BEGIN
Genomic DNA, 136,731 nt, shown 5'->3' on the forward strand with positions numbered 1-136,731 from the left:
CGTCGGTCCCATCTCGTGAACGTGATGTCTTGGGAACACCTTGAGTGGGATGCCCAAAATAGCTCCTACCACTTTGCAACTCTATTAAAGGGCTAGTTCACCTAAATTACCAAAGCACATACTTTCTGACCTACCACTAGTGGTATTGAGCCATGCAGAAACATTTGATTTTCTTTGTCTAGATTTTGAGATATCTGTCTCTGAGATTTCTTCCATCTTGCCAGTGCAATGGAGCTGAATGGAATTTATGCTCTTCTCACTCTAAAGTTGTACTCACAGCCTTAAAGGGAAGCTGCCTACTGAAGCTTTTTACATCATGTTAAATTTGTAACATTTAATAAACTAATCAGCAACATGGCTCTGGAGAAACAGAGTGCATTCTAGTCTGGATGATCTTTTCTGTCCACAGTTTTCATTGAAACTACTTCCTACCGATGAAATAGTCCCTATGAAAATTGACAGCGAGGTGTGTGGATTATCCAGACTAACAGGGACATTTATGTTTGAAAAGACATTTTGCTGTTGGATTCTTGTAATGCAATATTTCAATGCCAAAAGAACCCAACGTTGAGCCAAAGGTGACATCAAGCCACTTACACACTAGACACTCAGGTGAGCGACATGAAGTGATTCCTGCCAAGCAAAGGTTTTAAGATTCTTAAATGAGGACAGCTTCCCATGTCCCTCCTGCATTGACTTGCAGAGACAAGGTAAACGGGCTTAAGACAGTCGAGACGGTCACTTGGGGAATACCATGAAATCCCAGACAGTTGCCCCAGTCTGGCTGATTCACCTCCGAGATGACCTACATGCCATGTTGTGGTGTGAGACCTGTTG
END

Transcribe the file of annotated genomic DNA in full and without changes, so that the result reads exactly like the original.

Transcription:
Genomic DNA, 136,731 nt, shown 5'->3' on the forward strand with positions numbered 1-136,731 from the left:
CGTCGGTCCCATCTCGTGAACGTGATGTCTTGGGAACACCTTGAGTGGGATGCCCAAAATAGCTCCTACCACTTTGCAACTCTATTAAAGGGCTAGTTCACCTAAATTACCAAAGCACATACTTTCTGACCTACCACTAGTGGTATTGAGCCATGCAGAAACATTTGATTTTCTTTGTCTAGATTTTGAGATATCTGTCTCTGAGATTTCTTCCATCTTGCCAGTGCAATGGAGCTGAATGGAATTTATGCTCTTCTCACTCTAAAGTTGTACTCACAGCCTTAAAGGGAAGCTGCCTACTGAAGCTTTTTACATCATGTTAAATTTGTAACATTTAATAAACTAATCAGCAACATGGCTCTGGAGAAACAGAGTGCATTCTAGTCTGGATGATCTTTTCTGTCCACAGTTTTCATTGAAACTACTTCCTACCGATGAAATAGTCCCTATGAAAATTGACAGCGAGGTGTGTGGATTATCCAGACTAACAGGGACATTTATGTTTGAAAAGACATTTTGCTGTTGGATTCTTGTAATGCAATATTTCAATGCCAAAAGAACCCAACGTTGAGCCAAAGGTGACATCAAGCCACTTACACACTAGACACTCAGGTGAGCGACATGAAGTGATTCCTGCCAAGCAAAGGTTTTAAGATTCTTAAATGAGGACAGCTTCCCATGTCCCTCCTGCATTGACTTGCAGAGACAAGGTAAACGGGCTTAAGACAGTCGAGACGGTCACTTGGGGAATACCATGAAATCCCAGACAGTTGCCCCAGTCTGGCTGATTCACCTCCGAGATGACCTACATGCCATGTTGTGGTGTGAGACCTGTTG